If Ardern wants a shot at a third term she's gonna need to get out of management and status quo mode and get into bold visionary mode and rack up some big huge policy wins that the public wants not bugger around on inner governmental reforms.
Joe's been busy.
Why do you bring Fisher And Paykel Healthcare into the subject of fragile supply lines and the manufacture of product in China.
F&P, to the best of my knowledge, carry out all their R&D and the majority of their manufacturing in New Zealand. The do have manufacturing plants in Mexico but that is to supply their major market in the USA and is to shorten the supply lines into that country. They do not have any manufacturing facilities in China.
Any change in these arrangements would be more likely to harm rather than help their operations and their business prospects.
I was thinkingvthe same thing. I thi k advantage is confusing Fisher and Paykel whiteware with Fisher and Paykel Healthcare.
Damn the editor on a cell phone while trying to cook dinner…
Imagine what I was saying.
The brain is a wonderful thing. I didn't see anything wrong with your first comment until I read the second one. Then, when I reread it I saw the typos that hadn't even registered at my first glance.
Even that is inaccurate as Fisher and Paykel whiteware has distributed manufacturing across Thailand, Italy and Mexico not just China. On top of that it is 90% owned by Haier which is a Chinese company so trying to force them to manufacture in NZ would be similar to trying to get BMW to manufacture cars here.
That latter point was the one that I was making. But I was trying to type one-handed on a cell-phone while using a fish slice in the other.
So I either the comment clear or got the scalding earlier than your comment. The imminent threat was quite a lot more on my mind than simple pedantry.
If labour wants to do anything with student loans the only acceptable road is ,a reduction in debt for each year worked in nz , with the reduction increasing if you're actually employed in the feild you got in debt to learn ,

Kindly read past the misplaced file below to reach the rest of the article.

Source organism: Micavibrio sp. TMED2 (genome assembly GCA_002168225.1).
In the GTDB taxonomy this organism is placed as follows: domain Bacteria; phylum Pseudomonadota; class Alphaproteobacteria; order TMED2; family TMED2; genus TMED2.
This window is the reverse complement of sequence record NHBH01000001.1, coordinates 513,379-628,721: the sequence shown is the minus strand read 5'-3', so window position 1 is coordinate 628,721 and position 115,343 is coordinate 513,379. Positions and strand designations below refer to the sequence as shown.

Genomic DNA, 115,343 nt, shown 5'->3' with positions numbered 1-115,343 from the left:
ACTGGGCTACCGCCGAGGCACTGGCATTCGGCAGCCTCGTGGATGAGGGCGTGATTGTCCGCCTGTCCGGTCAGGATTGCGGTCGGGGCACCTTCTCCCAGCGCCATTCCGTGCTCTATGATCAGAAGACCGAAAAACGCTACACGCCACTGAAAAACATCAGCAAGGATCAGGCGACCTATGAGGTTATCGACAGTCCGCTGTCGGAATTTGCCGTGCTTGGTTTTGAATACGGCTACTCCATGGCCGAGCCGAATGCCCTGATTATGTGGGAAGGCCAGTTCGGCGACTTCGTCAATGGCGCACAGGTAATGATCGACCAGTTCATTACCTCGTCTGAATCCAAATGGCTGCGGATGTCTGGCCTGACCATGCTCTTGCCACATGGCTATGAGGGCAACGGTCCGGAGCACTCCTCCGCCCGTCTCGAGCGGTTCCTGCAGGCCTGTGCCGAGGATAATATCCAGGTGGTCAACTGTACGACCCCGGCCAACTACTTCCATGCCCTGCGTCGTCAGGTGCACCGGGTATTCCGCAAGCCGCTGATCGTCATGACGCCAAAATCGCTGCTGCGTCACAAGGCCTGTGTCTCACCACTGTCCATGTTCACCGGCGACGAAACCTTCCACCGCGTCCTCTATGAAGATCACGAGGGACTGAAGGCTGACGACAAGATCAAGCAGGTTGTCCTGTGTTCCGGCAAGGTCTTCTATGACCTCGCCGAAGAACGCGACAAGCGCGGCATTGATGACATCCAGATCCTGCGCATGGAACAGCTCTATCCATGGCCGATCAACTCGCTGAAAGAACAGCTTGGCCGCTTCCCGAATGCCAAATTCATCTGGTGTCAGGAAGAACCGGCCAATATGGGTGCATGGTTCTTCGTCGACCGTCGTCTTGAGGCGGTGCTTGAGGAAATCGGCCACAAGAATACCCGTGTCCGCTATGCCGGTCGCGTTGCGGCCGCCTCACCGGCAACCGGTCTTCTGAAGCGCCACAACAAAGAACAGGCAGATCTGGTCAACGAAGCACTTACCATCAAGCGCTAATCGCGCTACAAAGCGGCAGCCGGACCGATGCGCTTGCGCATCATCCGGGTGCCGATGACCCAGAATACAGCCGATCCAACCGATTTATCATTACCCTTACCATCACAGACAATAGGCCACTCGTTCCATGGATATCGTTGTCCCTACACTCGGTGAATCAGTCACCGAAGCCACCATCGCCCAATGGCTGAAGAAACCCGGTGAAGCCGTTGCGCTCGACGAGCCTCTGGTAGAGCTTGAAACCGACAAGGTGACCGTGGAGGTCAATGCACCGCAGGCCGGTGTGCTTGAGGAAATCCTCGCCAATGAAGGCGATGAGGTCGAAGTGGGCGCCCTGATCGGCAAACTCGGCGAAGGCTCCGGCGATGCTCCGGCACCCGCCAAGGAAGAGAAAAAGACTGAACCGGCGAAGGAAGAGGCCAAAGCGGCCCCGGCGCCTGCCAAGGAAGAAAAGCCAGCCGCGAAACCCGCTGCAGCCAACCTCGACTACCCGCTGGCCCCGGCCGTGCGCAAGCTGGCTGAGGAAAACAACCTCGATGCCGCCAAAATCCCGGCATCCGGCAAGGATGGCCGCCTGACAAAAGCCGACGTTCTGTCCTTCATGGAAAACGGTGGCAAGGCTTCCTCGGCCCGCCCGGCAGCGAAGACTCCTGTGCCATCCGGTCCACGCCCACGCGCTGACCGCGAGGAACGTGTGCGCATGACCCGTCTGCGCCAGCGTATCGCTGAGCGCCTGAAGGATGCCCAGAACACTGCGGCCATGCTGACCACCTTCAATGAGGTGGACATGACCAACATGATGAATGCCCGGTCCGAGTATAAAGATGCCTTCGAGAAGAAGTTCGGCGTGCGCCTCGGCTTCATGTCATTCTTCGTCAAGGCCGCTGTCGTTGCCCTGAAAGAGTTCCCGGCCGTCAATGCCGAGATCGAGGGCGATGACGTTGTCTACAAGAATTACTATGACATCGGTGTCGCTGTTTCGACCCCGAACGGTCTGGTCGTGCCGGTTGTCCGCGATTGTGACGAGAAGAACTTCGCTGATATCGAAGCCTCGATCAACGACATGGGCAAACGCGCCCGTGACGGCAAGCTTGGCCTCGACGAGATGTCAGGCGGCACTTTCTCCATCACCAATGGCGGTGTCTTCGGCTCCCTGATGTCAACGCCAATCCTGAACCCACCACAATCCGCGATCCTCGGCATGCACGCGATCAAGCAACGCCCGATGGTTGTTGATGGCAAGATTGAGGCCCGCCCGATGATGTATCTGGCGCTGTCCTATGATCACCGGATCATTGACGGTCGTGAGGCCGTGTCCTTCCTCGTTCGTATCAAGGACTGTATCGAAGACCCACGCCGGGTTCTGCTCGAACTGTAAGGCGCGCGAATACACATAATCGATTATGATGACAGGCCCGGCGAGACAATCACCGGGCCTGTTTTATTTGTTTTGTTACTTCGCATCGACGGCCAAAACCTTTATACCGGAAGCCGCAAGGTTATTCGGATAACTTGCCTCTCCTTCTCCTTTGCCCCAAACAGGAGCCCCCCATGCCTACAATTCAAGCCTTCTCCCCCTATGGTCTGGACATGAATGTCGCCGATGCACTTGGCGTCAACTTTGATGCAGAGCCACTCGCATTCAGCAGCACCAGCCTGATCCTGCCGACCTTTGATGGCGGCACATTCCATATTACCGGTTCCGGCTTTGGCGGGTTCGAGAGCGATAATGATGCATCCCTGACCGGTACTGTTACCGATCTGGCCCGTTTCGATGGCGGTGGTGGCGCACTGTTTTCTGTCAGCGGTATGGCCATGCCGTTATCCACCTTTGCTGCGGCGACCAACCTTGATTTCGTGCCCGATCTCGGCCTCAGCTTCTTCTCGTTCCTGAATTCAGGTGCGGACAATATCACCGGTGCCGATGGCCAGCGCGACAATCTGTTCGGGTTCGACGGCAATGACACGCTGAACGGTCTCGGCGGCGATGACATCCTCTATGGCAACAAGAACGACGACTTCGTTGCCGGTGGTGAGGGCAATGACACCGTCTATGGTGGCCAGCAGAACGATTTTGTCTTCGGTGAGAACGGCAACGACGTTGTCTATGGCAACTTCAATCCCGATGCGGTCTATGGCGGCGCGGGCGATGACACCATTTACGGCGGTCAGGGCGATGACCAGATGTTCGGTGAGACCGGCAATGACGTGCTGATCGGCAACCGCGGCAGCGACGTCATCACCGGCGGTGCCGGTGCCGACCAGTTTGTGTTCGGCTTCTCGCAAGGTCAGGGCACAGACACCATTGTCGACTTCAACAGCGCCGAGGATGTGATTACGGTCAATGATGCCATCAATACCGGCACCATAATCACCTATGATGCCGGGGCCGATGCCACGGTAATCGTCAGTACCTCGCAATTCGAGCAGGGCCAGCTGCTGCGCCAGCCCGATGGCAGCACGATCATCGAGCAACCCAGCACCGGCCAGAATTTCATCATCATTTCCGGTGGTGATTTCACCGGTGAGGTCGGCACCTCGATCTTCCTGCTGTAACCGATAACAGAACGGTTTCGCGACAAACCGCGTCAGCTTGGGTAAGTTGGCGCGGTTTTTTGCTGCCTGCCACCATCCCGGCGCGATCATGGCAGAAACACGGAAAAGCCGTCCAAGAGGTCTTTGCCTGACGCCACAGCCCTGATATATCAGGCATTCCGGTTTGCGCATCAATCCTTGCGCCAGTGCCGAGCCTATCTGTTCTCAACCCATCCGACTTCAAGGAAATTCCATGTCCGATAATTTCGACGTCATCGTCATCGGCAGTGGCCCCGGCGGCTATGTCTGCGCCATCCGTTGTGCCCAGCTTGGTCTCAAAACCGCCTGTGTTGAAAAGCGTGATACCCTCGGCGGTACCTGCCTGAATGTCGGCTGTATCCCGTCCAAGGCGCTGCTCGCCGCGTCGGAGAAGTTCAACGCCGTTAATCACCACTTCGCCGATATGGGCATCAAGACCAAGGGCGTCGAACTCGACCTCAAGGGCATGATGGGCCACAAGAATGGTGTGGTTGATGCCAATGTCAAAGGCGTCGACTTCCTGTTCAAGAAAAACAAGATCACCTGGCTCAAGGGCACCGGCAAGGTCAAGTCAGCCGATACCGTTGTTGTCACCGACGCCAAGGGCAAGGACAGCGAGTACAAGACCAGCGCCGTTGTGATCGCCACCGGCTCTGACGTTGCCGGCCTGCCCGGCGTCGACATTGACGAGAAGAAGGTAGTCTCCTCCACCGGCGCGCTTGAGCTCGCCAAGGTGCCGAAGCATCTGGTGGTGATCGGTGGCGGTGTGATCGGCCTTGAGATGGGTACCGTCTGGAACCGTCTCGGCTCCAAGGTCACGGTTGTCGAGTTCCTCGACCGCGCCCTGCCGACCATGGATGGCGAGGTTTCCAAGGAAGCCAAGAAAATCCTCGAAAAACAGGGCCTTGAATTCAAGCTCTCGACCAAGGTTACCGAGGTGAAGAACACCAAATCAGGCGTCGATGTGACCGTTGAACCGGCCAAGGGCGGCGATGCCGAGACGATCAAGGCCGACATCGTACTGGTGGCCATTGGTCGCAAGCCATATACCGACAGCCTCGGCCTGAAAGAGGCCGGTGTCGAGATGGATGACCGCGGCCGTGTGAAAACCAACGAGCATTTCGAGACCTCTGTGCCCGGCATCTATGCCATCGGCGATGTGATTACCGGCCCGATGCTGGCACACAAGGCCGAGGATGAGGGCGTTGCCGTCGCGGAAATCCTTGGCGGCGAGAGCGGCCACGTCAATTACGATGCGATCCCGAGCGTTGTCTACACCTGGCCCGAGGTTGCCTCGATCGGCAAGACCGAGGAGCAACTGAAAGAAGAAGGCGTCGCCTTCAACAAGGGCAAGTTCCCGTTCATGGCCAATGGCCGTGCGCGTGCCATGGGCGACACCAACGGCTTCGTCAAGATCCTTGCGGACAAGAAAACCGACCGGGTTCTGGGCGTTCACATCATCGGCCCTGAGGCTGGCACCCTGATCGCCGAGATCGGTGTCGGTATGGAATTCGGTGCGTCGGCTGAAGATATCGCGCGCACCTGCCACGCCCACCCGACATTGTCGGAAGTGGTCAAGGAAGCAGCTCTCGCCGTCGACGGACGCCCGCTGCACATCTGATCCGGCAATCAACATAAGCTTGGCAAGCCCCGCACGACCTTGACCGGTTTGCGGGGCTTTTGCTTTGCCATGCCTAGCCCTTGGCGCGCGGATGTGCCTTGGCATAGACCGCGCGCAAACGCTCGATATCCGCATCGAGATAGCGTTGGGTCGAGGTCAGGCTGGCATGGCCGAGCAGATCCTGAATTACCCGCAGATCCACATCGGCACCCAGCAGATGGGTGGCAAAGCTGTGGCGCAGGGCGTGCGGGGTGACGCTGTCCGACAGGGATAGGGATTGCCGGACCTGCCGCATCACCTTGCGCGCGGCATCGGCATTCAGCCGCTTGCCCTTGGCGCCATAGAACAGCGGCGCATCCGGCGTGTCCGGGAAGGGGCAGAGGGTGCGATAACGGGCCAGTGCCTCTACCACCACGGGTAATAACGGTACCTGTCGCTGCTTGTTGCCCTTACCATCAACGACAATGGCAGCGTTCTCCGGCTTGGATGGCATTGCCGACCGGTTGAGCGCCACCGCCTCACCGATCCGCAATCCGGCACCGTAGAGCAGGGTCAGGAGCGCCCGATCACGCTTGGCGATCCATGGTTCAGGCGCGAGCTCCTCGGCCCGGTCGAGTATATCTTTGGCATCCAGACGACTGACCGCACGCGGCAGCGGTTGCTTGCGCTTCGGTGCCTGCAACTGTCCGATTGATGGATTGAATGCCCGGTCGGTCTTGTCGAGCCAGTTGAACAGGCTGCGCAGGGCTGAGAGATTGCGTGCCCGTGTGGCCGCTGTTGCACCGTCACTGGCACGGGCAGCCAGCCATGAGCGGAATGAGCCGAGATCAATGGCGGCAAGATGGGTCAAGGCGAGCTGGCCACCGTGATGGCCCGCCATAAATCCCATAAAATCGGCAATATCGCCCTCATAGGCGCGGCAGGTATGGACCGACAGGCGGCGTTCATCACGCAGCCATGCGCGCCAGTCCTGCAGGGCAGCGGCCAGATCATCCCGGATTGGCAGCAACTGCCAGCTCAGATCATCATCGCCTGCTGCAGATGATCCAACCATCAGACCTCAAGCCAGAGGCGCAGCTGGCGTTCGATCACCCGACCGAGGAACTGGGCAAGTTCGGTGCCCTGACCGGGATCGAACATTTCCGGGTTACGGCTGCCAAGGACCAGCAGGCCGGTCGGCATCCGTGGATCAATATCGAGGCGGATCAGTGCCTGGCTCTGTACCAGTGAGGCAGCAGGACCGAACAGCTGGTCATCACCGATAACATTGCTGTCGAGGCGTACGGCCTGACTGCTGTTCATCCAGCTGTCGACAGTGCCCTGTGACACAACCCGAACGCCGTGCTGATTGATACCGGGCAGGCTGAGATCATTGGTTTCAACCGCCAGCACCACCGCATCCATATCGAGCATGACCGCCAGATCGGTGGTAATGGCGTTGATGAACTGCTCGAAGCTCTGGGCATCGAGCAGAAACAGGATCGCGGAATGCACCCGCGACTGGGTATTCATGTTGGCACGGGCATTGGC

Sure, and one would start in areas where there is a shortage of local workers – such as nursing and some areas of education (science/maths teaching etc).
"Learnings". WTF? I expect better on TS.
(written before I saw Kiwijoker’s comment above-no apologies for this grammar attack)
'Lessons' had a didactic or patrician tone.
Note to Ad – you were auto spell checked into use of the word nothing (line 5 international leadership).
Interest free loans were policy for the 2005, not 2006, election.
The US and European chips/science move was based on Taiwan being the major supplier and at risk of embargo action by China. The major Taiwanese producer is offshoring production to Texas/USA and Europe.
Without a continuing child tax credit they are returning low income families to poverty. And have to return to campaigning on it.
I doubt that there is any easy agreement between Labour and National on funding transport projects when one favours them and the other prioritises funding for roads.
And one on water and waste reforms is also unlikely, because one is focused on centralisation and co-governance and the other is championing local (democratically elected council) ownership. And one on public ownership and the other into selling down the public stake to raise money.
Your political laziness is profound. No political agreement cross-Parliament is easy. But:
Labour and National agree on carbon and climate legislation, housing policy legislation, electricity markets, welfare policy, and most of the RMA reforms.
National started CRL and most of the big cycleways, as well as RONS. Labour opened them
The water reforms are only centering on governance because that's all there is left to debate.
What is needed is higher-order political work.
Seriously the next time you want to just moan about syntax, put your keyboard away.
Classic projection and transference.
I explained why agreement would be difficult and you accuse me of being lazy – it's the Labour government that is in office, not me.
And while National and Labour have agreed on some legislation (and on some public transport projects) that is not the same as agreeing on the totality of policy and even the planning approach (in those portfolio areas).
I'll note your lack of reply to the substance of my first post – and as to the claim I was only questioning the syntax of your post. Na. Much more than that.
Just "governnance" … co-governance and the role of local government (as to assets and debt on its books) within any centralisation (its assets and debts) – has anyone proposed an accounting model for that that fits into existing practice?